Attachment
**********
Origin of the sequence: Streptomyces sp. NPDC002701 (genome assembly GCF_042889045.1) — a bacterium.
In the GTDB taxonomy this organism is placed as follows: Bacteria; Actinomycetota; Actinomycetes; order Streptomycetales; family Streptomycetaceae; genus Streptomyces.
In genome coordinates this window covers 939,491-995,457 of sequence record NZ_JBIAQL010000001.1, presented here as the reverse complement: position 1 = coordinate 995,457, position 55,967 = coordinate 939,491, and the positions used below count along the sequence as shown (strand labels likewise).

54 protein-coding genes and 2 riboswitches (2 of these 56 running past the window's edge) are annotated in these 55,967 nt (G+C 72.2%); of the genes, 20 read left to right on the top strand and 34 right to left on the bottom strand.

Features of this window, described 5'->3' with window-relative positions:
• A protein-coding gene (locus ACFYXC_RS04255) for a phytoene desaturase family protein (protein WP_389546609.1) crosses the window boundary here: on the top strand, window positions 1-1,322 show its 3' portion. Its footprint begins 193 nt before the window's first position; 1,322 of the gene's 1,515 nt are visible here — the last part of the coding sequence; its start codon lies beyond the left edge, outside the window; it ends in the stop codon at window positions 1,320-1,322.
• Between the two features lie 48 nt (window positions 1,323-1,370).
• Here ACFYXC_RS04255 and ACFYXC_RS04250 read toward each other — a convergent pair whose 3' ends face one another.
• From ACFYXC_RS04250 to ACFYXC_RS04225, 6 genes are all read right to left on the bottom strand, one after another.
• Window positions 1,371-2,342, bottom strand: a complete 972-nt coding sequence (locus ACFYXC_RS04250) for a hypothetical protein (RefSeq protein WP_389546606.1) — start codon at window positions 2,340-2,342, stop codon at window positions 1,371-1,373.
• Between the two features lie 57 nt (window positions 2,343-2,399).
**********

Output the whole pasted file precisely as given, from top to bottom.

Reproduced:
Origin of the sequence: Streptomyces sp. NPDC002701 (genome assembly GCF_042889045.1) — a bacterium.
In the GTDB taxonomy this organism is placed as follows: Bacteria; Actinomycetota; Actinomycetes; order Streptomycetales; family Streptomycetaceae; genus Streptomyces.
In genome coordinates this window covers 939,491-995,457 of sequence record NZ_JBIAQL010000001.1, presented here as the reverse complement: position 1 = coordinate 995,457, position 55,967 = coordinate 939,491, and the positions used below count along the sequence as shown (strand labels likewise).

54 protein-coding genes and 2 riboswitches (2 of these 56 running past the window's edge) are annotated in these 55,967 nt (G+C 72.2%); of the genes, 20 read left to right on the top strand and 34 right to left on the bottom strand.

Features of this window, described 5'->3' with window-relative positions:
• A protein-coding gene (locus ACFYXC_RS04255) for a phytoene desaturase family protein (protein WP_389546609.1) crosses the window boundary here: on the top strand, window positions 1-1,322 show its 3' portion. Its footprint begins 193 nt before the window's first position; 1,322 of the gene's 1,515 nt are visible here — the last part of the coding sequence; its start codon lies beyond the left edge, outside the window; it ends in the stop codon at window positions 1,320-1,322.
• Between the two features lie 48 nt (window positions 1,323-1,370).
• Here ACFYXC_RS04255 and ACFYXC_RS04250 read toward each other — a convergent pair whose 3' ends face one another.
• From ACFYXC_RS04250 to ACFYXC_RS04225, 6 genes are all read right to left on the bottom strand, one after another.
• Window positions 1,371-2,342, bottom strand: a complete 972-nt coding sequence (locus ACFYXC_RS04250) for a hypothetical protein (RefSeq protein WP_389546606.1) — start codon at window positions 2,340-2,342, stop codon at window positions 1,371-1,373.
• Between the two features lie 57 nt (window positions 2,343-2,399).